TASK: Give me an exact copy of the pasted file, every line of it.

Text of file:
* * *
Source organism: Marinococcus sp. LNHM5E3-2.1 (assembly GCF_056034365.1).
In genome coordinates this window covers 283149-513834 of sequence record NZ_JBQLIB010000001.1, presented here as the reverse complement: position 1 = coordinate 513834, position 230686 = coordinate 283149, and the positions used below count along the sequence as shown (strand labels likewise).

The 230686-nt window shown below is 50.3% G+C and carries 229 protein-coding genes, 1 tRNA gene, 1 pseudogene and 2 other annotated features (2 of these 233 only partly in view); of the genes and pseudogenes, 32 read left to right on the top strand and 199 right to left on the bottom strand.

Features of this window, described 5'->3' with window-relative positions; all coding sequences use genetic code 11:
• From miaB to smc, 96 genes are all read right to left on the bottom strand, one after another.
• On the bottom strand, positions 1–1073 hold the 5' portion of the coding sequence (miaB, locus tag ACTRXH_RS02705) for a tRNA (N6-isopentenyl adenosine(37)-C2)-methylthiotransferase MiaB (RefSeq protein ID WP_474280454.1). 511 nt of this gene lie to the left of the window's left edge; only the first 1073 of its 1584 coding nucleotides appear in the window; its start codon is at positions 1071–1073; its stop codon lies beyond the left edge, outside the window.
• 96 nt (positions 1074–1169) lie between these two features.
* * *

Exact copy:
Source organism: Marinococcus sp. LNHM5E3-2.1 (assembly GCF_056034365.1).
In genome coordinates this window covers 283149-513834 of sequence record NZ_JBQLIB010000001.1, presented here as the reverse complement: position 1 = coordinate 513834, position 230686 = coordinate 283149, and the positions used below count along the sequence as shown (strand labels likewise).

The 230686-nt window shown below is 50.3% G+C and carries 229 protein-coding genes, 1 tRNA gene, 1 pseudogene and 2 other annotated features (2 of these 233 only partly in view); of the genes and pseudogenes, 32 read left to right on the top strand and 199 right to left on the bottom strand.

Features of this window, described 5'->3' with window-relative positions; all coding sequences use genetic code 11:
• From miaB to smc, 96 genes are all read right to left on the bottom strand, one after another.
• On the bottom strand, positions 1–1073 hold the 5' portion of the coding sequence (miaB, locus tag ACTRXH_RS02705) for a tRNA (N6-isopentenyl adenosine(37)-C2)-methylthiotransferase MiaB (RefSeq protein ID WP_474280454.1). 511 nt of this gene lie to the left of the window's left edge; only the first 1073 of its 1584 coding nucleotides appear in the window; its start codon is at positions 1071–1073; its stop codon lies beyond the left edge, outside the window.
• 96 nt (positions 1074–1169) lie between these two features.